By 1672 the idea of forcing the poor to work in order to live was stiffened with an Act which made magistrates build "correction houses" or workhouses where beggars could be detained and made to work. The Act of Union of 1707 joins Scotland to England but the Scottish legal system remains separate from the English system. Glasgow now had a population of around 15,000 people and was mainly centred around the High Street and cathedral area. In 1726 Daniel Defoe visited the city and described it as
"The cleanest and best-built city in Britain."
At this time 400 students were attending the University of Glasgow on the High Street, a university which was almost 300 years old by this time. In 1756 James Watt would be working here when he develped his ideas for the steam engine. During this period Tennents open a new brewery in the city, the Foulis brothers begin printing here and John Smith's bookshop opens. In 1731 it is decided that a workhouse is to be founded in the city. Known as the Town's Hospital and Poorhouse it was built on the north bank of the River Clyde, near to where Ropework Lane meets Clyde Street today. St Andrews Cathedral was built at a site west of it in 1816.

The Town's Hospital and Poorhouse in Glasgow was sited
 just to the right of St Andrews Cathedral in this photo

Map from the 1700s showing location of the Town's Hospital on the Clydeside (click to expand)
Managed by directors representing in equal parts the local church parishes, the Trades Guild, the Merchants Guild and the elected town council it was designed to "aliment and educate upwards of 152 men, widows and orphans of the city". An infirmary block was later added at the rear with basement accommodation "for lunatics". A year after opening there were 60 old people and 91 children living here.

Town's Hospital, Glasgow
A later director of the Town's Hospital, Robert McNair, is credited with trying to improve the lot of the "insane folk" accommodated here. After he had raised the funding, a new "Glasgow Asylum for Lunatics" was built from 1810 and opened four years later. An 1888 book on Glasgow medical institutions reports that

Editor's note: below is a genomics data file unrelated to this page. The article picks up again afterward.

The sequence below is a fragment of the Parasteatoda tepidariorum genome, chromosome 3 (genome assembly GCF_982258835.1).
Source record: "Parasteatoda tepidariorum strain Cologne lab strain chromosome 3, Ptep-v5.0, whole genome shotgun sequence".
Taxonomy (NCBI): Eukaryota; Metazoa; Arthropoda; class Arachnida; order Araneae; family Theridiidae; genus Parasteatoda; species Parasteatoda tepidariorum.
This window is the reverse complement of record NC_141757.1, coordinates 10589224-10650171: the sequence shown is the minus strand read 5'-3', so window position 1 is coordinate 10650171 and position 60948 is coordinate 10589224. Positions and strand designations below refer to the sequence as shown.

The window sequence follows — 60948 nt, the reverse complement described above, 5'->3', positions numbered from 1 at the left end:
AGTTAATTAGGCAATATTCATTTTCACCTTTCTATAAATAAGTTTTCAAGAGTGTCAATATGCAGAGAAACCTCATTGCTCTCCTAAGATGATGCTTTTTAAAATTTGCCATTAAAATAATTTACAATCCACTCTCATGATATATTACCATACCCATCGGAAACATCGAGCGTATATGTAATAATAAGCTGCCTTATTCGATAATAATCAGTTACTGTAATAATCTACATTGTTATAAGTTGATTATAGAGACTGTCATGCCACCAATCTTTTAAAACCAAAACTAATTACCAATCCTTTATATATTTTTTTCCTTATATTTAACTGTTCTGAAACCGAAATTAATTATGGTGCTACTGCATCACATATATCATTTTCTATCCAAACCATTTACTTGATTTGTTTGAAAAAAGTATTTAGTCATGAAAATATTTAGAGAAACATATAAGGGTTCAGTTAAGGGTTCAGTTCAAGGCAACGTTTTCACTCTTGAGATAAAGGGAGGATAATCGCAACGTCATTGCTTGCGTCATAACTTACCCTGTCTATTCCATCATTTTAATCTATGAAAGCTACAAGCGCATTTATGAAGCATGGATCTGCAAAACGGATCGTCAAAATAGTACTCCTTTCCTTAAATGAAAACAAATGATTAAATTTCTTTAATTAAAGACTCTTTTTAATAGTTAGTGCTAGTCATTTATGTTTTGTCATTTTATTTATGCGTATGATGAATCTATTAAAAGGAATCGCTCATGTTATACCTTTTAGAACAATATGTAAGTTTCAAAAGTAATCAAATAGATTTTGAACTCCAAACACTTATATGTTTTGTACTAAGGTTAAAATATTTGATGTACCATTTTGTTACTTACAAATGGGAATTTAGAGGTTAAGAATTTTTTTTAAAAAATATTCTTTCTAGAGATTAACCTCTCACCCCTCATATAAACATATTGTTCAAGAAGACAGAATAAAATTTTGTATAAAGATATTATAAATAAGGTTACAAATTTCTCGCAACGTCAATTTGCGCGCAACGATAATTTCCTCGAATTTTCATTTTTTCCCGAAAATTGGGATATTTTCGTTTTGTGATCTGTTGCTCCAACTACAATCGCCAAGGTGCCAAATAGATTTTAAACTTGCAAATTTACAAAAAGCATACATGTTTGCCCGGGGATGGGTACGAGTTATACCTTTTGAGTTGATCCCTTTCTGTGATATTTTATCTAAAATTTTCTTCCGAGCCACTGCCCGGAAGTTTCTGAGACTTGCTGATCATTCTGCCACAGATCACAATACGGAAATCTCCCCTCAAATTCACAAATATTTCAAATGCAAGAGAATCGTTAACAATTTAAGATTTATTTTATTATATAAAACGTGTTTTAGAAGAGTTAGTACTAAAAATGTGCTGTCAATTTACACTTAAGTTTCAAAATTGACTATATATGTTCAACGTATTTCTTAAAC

"the heart of this good man was touched by the wretched condition of the insane folk, who at the beginning of the century, whatever their social condition, were kept in "the cells" at the Poorhouse at the banks of the Clyde; and, as improvement of the cells was impossible, he determined to procure for them better care and treatment elsewhere"

1845 Scottish Poor Law Act

A Commission of Enquiry established in 1843 into the poor relief system in Scotland found that relief organised at a parish level was being provided mainly to the ill, the physically and mentally infirm and the elderly. This report led to the 1845 Scottish Poor Law Act which maintained this organisational arrangement and introduced a new tier of supervision. Unlike the act in England, in Scotland the act allowed that relief could be given as cash or in kind. A poorhouse could be set up to shelter the sick and destitute, but those deemed able-bodied were excluded. After the new Act of 1845 provision of poor relief in Glasgow was divided into four parishes: City, Barony, Govan and Gorbals.

  • City

In 1841 the Glasgow Asylum for Lunatics was requiring more space, no longer able to expand in the rapidly growing city. They chose a new site, three miles west of the city, and built a new hospital which opened in 1843 as the Royal Asylum at Gartnavel. This consisted of "two separate houses, for the higher and lower class of patients respectively".